African Renewable Energies, a small London–based firm, aims to help poor communities in developing countries earn money and generate electricity from the innumerable rubbish tips around African cities.

The idea is to cover landfill sites with thinfilm solar phovololtaic cells printed on to the flexible membranes used to cap landfills.

Landfills in Africa are often open dumps without leachate or gas recovery systems. Many are located in ecologically or hydrologically sensitive areas and are operated with below-standard sanitary practices.

The solar landfill covers are based upon the use of a single membrane as an integrated and cost-effective solution designed to extract methane from dumpsites and exploit the same land area for solar power generation. Methane extraction is capable of delivering power for 15 to 20 years. This is complemented by low maintenance power provision for a minimum of 25 to 30 years by the solar component.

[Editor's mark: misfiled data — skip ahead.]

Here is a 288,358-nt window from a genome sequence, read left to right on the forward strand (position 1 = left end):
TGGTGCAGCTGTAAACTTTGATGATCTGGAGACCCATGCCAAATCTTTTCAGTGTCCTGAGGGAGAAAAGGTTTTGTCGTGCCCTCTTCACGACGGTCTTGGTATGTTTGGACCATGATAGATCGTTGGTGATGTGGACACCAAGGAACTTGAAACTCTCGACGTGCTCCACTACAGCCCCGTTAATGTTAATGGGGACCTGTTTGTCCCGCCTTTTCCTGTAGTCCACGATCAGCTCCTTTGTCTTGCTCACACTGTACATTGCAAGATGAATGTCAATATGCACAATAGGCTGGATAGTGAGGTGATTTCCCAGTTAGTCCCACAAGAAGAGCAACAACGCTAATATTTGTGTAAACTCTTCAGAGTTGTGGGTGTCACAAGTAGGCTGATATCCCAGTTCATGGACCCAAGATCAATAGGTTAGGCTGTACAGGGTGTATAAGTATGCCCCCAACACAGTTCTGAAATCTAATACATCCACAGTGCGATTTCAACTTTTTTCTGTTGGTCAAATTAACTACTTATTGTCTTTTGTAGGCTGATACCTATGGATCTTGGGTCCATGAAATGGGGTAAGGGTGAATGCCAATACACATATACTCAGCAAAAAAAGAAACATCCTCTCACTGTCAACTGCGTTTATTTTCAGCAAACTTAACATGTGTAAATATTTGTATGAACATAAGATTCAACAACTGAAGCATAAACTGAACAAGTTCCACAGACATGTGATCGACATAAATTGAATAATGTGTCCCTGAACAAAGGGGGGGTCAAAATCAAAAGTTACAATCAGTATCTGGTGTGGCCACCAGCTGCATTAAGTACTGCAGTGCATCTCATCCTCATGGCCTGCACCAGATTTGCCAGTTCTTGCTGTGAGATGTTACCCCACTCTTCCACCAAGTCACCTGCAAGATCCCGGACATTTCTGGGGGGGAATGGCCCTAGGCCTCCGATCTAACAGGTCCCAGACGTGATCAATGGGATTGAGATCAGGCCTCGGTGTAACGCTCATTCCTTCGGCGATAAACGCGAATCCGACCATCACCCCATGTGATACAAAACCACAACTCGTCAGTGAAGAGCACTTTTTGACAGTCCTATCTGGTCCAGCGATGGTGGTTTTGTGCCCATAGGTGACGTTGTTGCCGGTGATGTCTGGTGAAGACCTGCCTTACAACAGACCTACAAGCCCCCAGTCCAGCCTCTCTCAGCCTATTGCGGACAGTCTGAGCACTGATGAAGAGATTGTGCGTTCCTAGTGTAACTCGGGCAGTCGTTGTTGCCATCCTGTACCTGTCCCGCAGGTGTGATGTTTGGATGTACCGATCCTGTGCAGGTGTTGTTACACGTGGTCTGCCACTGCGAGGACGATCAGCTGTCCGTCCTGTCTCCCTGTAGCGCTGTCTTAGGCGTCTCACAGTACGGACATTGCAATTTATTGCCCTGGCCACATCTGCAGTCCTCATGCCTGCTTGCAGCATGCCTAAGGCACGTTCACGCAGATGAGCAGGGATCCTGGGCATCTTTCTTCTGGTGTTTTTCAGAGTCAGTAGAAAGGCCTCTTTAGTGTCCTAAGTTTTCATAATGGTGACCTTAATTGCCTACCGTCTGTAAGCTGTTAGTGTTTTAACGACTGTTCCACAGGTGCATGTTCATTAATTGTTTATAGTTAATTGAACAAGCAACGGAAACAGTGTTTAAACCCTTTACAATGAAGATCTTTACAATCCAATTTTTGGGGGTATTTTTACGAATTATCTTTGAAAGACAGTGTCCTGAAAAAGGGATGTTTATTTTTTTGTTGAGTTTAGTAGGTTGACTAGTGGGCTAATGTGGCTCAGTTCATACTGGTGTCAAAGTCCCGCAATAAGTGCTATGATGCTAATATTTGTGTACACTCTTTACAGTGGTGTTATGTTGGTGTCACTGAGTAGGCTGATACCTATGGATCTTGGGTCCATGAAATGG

For every 10 megawatts of power generated by the conversion of landfill gas-to-energy, more than twice as much solar power can be produced during the day when it is most needed. This approach exploits two of Africa’s most plentiful resources – urban waste and solar irradiation.

Trials now taking place in Italy, the US and Nairobi.